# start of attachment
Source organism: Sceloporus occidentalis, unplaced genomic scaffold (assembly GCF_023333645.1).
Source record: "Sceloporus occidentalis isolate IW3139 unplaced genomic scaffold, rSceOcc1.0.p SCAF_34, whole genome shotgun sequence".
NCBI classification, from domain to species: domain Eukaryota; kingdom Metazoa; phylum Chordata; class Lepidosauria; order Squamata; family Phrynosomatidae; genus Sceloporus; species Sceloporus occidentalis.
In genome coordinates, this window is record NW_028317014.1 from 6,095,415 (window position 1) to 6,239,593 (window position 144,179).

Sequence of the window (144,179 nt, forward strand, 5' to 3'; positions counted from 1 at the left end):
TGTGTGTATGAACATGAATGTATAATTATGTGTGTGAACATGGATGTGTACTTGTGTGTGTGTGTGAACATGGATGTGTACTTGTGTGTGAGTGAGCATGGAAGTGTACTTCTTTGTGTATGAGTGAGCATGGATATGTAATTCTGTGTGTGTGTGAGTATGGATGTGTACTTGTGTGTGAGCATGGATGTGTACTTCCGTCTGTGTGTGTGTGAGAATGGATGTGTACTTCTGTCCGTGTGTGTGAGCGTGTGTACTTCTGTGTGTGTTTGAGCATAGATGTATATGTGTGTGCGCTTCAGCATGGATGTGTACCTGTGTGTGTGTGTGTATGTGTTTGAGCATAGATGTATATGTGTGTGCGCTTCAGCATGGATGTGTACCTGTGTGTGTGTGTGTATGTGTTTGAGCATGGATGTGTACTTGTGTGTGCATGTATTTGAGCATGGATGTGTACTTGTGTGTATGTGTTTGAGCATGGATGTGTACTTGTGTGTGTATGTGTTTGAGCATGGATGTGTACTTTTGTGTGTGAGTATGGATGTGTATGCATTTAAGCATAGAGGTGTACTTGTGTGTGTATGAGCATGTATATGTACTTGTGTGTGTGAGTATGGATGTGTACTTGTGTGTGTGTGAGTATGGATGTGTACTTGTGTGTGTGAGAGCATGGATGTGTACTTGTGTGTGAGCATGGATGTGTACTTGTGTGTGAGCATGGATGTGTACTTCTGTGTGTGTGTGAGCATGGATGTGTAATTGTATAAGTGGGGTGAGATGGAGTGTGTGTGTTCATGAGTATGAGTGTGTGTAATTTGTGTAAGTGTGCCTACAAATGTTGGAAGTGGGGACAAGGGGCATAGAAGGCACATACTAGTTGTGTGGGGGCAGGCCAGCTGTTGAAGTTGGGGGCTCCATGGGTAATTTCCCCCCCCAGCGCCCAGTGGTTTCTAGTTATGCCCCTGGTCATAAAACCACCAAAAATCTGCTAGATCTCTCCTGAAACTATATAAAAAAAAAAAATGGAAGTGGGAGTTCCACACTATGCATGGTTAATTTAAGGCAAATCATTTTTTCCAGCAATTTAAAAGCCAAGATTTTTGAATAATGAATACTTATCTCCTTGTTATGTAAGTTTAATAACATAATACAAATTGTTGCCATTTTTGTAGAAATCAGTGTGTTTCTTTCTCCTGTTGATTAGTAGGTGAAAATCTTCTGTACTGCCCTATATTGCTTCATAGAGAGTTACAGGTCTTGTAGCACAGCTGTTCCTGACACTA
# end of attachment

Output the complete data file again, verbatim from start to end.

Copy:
Source organism: Sceloporus occidentalis, unplaced genomic scaffold (assembly GCF_023333645.1).
Source record: "Sceloporus occidentalis isolate IW3139 unplaced genomic scaffold, rSceOcc1.0.p SCAF_34, whole genome shotgun sequence".
NCBI classification, from domain to species: domain Eukaryota; kingdom Metazoa; phylum Chordata; class Lepidosauria; order Squamata; family Phrynosomatidae; genus Sceloporus; species Sceloporus occidentalis.
In genome coordinates, this window is record NW_028317014.1 from 6,095,415 (window position 1) to 6,239,593 (window position 144,179).

Sequence of the window (144,179 nt, forward strand, 5' to 3'; positions counted from 1 at the left end):
TGTGTGTATGAACATGAATGTATAATTATGTGTGTGAACATGGATGTGTACTTGTGTGTGTGTGTGAACATGGATGTGTACTTGTGTGTGAGTGAGCATGGAAGTGTACTTCTTTGTGTATGAGTGAGCATGGATATGTAATTCTGTGTGTGTGTGAGTATGGATGTGTACTTGTGTGTGAGCATGGATGTGTACTTCCGTCTGTGTGTGTGTGAGAATGGATGTGTACTTCTGTCCGTGTGTGTGAGCGTGTGTACTTCTGTGTGTGTTTGAGCATAGATGTATATGTGTGTGCGCTTCAGCATGGATGTGTACCTGTGTGTGTGTGTGTATGTGTTTGAGCATAGATGTATATGTGTGTGCGCTTCAGCATGGATGTGTACCTGTGTGTGTGTGTGTATGTGTTTGAGCATGGATGTGTACTTGTGTGTGCATGTATTTGAGCATGGATGTGTACTTGTGTGTATGTGTTTGAGCATGGATGTGTACTTGTGTGTGTATGTGTTTGAGCATGGATGTGTACTTTTGTGTGTGAGTATGGATGTGTATGCATTTAAGCATAGAGGTGTACTTGTGTGTGTATGAGCATGTATATGTACTTGTGTGTGTGAGTATGGATGTGTACTTGTGTGTGTGTGAGTATGGATGTGTACTTGTGTGTGTGAGAGCATGGATGTGTACTTGTGTGTGAGCATGGATGTGTACTTGTGTGTGAGCATGGATGTGTACTTCTGTGTGTGTGTGAGCATGGATGTGTAATTGTATAAGTGGGGTGAGATGGAGTGTGTGTGTTCATGAGTATGAGTGTGTGTAATTTGTGTAAGTGTGCCTACAAATGTTGGAAGTGGGGACAAGGGGCATAGAAGGCACATACTAGTTGTGTGGGGGCAGGCCAGCTGTTGAAGTTGGGGGCTCCATGGGTAATTTCCCCCCCCAGCGCCCAGTGGTTTCTAGTTATGCCCCTGGTCATAAAACCACCAAAAATCTGCTAGATCTCTCCTGAAACTATATAAAAAAAAAAAATGGAAGTGGGAGTTCCACACTATGCATGGTTAATTTAAGGCAAATCATTTTTTCCAGCAATTTAAAAGCCAAGATTTTTGAATAATGAATACTTATCTCCTTGTTATGTAAGTTTAATAACATAATACAAATTGTTGCCATTTTTGTAGAAATCAGTGTGTTTCTTTCTCCTGTTGATTAGTAGGTGAAAATCTTCTGTACTGCCCTATATTGCTTCATAGAGAGTTACAGGTCTTGTAGCACAGCTGTTCCTGACACTA